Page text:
Thought I had secured the nose weight adequately, but later found it was about 3/4" too far forward. The elevons (1" wide in this 1/3 scale model) were deflected 1/2" up.

    I realize in this position they are attempting to fight the nose up. This flight profile is halfway between a glide and a controlled fall.

    Will repeat this test adjusting weight position.

    This is the logic I used proposing large elevons, please let me know if some assumptions may not be accurate.

    The Delta Star has elevons that are about 1" wide and 15" long on each wing. It weighs about 24 oz and is 36" long.

    The 3" GPS rocket is proposed to have wings with a 10" span, weigh about 48 oz and be 48" long.

    Starting with the Delta's 1" elevon width
    x 3/2 (smaller GPS wing span)
    x 4/3 (longer GPS rocket)
    = 2"
    plus some more to adjust for weight and high wing loading.
     
  11. Jul 30, 2011 #11

    delta22

    delta22

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    Completed a series of "glide" tests.

    Rocket preparation:

    1) Tweaked RockSim model to exactly match the pictured small glider.

    2) Marked calculated Cp and desired Cg for a stability margin of 1.0 on rocket.

    3) Adjusted internal weight in small glider to match desired Cg and wing volume loading expected for larger 3.1" model.

    Test preparation:

    Repeatedly threw small glider from second floor window as previously described. All flights dropped 15ft to lawn and traveled roughly 30ft forward.

    Due to adjustments noted above and careful verification of actual Cg before each "glide", Cg was about an inch further back than the glide tests described in an earlier post.

    As seen in pictures the elevons were held in position with tape.

    What was varied in the test series was the width of the elevons. Between each round of glide tests, I trimmed 1/8" off the width of the elevons.

    Test results:

    1) Elevons 1" wide (in this small model, scales to 3.1" wide in larger GPS model). Threw rocket 3x, each time the rocket flared the nose up, then landed on its belly.

    2) Elevons 7/8" wide, 2x throws, very slight flare.

    3) Elevons 3/4" wide, 2x throws, steady attitude throughout flight.

    4) Elevons 5/8" wide, 2x throws, steady attitude throughout flight.

    5) Elevons 1/2" wide, 3x throws, rocket dropped its nose as flight progressed.

    This result suggests that for this small glider set up as noted, elevon widths in the 5/8" to 3/4" range worked best.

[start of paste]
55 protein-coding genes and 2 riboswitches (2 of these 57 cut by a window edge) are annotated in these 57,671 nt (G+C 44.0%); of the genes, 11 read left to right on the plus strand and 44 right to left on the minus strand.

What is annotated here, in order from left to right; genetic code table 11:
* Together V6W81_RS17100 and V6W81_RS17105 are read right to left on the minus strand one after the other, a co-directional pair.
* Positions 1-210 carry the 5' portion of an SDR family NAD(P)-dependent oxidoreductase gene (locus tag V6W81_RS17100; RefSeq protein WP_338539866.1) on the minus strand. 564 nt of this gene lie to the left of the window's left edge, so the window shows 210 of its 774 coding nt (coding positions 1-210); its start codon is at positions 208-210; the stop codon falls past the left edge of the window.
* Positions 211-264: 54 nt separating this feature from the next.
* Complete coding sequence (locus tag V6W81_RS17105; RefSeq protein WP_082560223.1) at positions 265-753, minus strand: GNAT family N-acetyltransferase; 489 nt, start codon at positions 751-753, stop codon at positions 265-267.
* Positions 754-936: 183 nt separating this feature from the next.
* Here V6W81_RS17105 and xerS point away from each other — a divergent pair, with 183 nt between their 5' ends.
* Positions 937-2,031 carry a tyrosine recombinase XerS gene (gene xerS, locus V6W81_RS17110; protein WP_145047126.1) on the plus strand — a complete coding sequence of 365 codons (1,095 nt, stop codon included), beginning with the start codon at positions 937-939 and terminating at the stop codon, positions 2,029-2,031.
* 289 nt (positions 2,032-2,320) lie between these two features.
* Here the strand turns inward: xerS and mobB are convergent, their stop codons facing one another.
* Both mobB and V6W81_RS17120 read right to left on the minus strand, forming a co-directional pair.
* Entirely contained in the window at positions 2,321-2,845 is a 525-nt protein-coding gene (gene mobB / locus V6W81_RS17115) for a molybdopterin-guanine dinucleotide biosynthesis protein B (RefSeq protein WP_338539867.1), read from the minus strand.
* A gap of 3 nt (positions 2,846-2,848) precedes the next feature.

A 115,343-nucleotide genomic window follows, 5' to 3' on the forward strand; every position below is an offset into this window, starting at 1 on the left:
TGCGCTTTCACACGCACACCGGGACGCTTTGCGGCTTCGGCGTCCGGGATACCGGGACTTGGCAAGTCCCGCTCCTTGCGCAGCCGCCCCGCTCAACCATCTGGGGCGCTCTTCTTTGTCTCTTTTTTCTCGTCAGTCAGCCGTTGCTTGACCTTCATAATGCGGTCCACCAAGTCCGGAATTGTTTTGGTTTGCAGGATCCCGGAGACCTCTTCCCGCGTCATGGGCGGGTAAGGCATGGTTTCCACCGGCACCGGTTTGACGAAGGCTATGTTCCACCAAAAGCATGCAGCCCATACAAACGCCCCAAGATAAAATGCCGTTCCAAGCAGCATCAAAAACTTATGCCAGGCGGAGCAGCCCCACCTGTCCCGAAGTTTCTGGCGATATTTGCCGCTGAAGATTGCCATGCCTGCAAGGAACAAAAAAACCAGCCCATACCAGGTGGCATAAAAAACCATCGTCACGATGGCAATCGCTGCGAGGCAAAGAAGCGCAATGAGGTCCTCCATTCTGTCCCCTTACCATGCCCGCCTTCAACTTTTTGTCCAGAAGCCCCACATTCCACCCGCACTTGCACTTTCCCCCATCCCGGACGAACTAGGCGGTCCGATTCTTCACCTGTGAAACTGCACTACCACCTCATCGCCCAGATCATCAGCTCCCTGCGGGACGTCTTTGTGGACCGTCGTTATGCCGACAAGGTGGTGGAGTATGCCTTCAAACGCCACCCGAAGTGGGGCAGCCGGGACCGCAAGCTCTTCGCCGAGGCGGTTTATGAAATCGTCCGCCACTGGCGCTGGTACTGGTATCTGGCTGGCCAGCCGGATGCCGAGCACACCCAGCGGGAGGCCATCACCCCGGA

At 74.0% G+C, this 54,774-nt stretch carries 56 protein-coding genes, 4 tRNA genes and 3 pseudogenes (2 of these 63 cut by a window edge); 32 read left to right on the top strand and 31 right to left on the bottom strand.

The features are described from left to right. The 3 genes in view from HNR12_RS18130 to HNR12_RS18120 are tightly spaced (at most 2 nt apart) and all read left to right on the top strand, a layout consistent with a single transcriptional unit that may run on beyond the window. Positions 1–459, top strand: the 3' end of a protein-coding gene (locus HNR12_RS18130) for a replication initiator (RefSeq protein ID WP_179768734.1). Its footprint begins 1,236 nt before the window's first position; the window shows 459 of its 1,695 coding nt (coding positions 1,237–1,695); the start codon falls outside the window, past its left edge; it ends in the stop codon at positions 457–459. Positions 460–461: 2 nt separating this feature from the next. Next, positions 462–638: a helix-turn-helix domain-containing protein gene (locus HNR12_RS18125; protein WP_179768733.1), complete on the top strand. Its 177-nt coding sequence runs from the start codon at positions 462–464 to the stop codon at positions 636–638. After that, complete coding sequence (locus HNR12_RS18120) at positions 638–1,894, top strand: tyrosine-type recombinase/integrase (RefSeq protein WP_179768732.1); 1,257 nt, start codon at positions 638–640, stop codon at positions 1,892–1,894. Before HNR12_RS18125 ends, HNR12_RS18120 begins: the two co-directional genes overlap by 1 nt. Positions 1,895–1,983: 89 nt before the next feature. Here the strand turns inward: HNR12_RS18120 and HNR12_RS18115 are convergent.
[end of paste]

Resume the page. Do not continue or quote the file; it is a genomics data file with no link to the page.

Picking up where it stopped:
Scaling this up by 3.1x for the GPS glider, this suggests elevon widths of about 1.9" to 2.3".

    This value is in line with the rough calculation noted in the previous post and moves in the direction suggested by Wingarcher.

    Picture is of glider after final trim and last glide test. I am pleased that it is still in good shape after plunging it's nose into the lawn well over a dozen times.

    IMG_2167.jpg
     
    Last edited: Aug 13, 2011
  12. Aug 1, 2011 #12

    jms

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    Very cool build! What kind of electronics are you using? What kind of GPS module is the final build going to use?
     
  13. Aug 1, 2011 #13

    Adrian A

    Adrian A

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    Interesting project. I have an ambition to do something similar, but with forward-stowed wings that would swing out. I know a guy who cuts RC wing foam cores, and I'm working on some prototypes of RC aircraft electronics.

    Are you thinking about doing anything to shift the CG back for glide mode? If you have the CG far enough forward for good rocket stability, you'll need an awful lot of elevon deflection (and associated drag) to keep the pitch controllable.
     
  14. Aug 9, 2011 #14

    delta22

    delta22

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    I'm doing the easy part, building the rocket glider, so I am not familiar with the details of the electronics.

    Dave has a lot of information posted at: http://nerdfever.com/?page_id=695